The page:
posted by Bryon Moyer
MEMS technology is providing new ways to generate reliable frequencies that conventionally require bulky LC tanks and crystals. Granted, it’s early days (as other monolithic ideas are commercialized), but research proceeds apace, with bulk acoustic wave (BAW) technology now being added to the use of actual mechanical moving parts as candidates for commercialization.
The challenge with an approach requiring a moving part can be summed up in one word: release. While release is required for most MEMS, it’s always extra work to do, and avoiding it is tempting. The alternative to a moving mass is the use of waves transported in a solid, which is the BAW approach. The simplest such device involves two reflectors, top and bottom, but that involves back- and front-side etching.
So-called Bragg reflectors* eliminate the need for so-called “free surface” reflectors by using an sequence of two materials with different acoustic velocities. You typically have them alternating at quarter-wavelength distances, and, if you have enough layers, it acts like a reflector. This can be used at the bottom, for instance, to eliminate the need for all the backside work to get a “real” reflector in there. This is built using alternating thin films in a stack.
In that configuration, the waves travel vertically; there have also been attempts to do this laterally, some of which have challenges and some of which still require release. But a paper at IEDM takes a slightly different approach, using deep-trench capacitors to create the Bragg reflectors and the drive and sense elements.
The good news is that the spacing of the trenches can establish the frequency – that is, lithography provides flexible target frequency design (as opposed to having to rely on a deposited film thickness or etch depth). However, quality is somewhat traded off for manufacturability in that the spacing doesn’t necessarily follow the ideal quarter-wavelength target.
The other piece of good news is, of course, that the manufacturing steps are common for creating shallow-trench isolation (STI) on ICs. (I know, there’s the obvious question: make up your mind, is it deep trench or shallow trench? I guess that, by capacitor standards, it’s a deep trench; by isolation standards, it’s a shallow trench.)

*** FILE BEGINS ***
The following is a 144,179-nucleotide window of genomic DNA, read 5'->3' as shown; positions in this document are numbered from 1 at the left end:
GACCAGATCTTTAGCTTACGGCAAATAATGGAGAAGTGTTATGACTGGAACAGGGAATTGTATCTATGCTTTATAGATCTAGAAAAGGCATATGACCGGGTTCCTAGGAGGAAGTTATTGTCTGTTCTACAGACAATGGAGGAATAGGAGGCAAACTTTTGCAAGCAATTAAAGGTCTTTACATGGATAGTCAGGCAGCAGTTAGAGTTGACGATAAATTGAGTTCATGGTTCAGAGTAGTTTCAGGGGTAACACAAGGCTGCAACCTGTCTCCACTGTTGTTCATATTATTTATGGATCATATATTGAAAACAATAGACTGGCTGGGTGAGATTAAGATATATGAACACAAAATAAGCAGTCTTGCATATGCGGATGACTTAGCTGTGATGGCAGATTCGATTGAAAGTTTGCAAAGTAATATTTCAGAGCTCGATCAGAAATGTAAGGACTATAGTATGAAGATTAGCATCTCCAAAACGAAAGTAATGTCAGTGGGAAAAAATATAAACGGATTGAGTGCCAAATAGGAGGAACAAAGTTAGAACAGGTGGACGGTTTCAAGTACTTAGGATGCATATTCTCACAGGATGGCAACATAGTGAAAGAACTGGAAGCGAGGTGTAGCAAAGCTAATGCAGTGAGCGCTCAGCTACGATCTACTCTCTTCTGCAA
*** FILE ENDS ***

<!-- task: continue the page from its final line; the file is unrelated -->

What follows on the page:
Despite this tradeoff, the researchers claimed that their 3.3-GHz resonator, built on an IBM 32-nm SOI technology, approached the performance of similar suspended-mass resonators. If you have the IEDM proceedings, you can find the details in paper # 15.1.
*If you’re unfamiliar with Acoustic Bragg Reflectors, as I was, and want to Google it, be aware… most useful information appears to be locked behind the infamous pay walls. There were some bits and pieces I could salvage, but apparently such knowledge isn’t for us, the hoi polloi…
posted by Bryon Moyer
A while back, MIG director Karen Lightman posted a blog entry about life without MEMS (if you haven’t read it, I’d recommend doing so before proceeding). After a chuckle, my first thought was, “Wow, how the hell did we ever live five years ago without dying of anxiety??” Then it occurred to me to take things back further than five years. What would the life of a caveman (or –woman) be like given the opportunity for tools to improve their existence? While not specifically relevant to us today, seemed a worthy Friday Fun exercise.
So I did some research on this to see if any evidence existed that might shine light on the matter. Turns out that there were some vague scribings on a cave in Altamira that suggest that the kinds of anxious moments Karen experienced may not be unique to our time. It’s a little hard to discern what’s going on – this is pre-Sumeria, pre-oracle-bones, when there was no organized civilization, no structured leisure or entertainment as we know it; there wasn’t even any Hollywood. So writing hasn’t been invented yet, making interpretation difficult. But what follows is my crude attempt at an Englishesque rendition that maintains the stilted style of the time. Any of you better versed in archeology or paleoanthropology might be able to shed more light on my meager attempts.
- [hmmmmngh]* Wake up, big noise. Bash Rocks** broken, kids bored. Daughter dragging little brother by hair. Go pound head on wall to gauge stress, but forgot iCudgel***, not know stress now. [hmmmmngh]
- Weather? Look outside, too much berry juice**** last night. Horizon flip regular, sideways, regular, sideways. [hmmmmngh] Bad belly. Look through hole in iCudgel instead. No help. [hmmmmngh]
- Late for hunting. [hmmmmngh] Which way go? Drop iCudgel, see which way pointing, go that way. But point to cave. Not helpful. Must go without guidance. [hmmmmngh]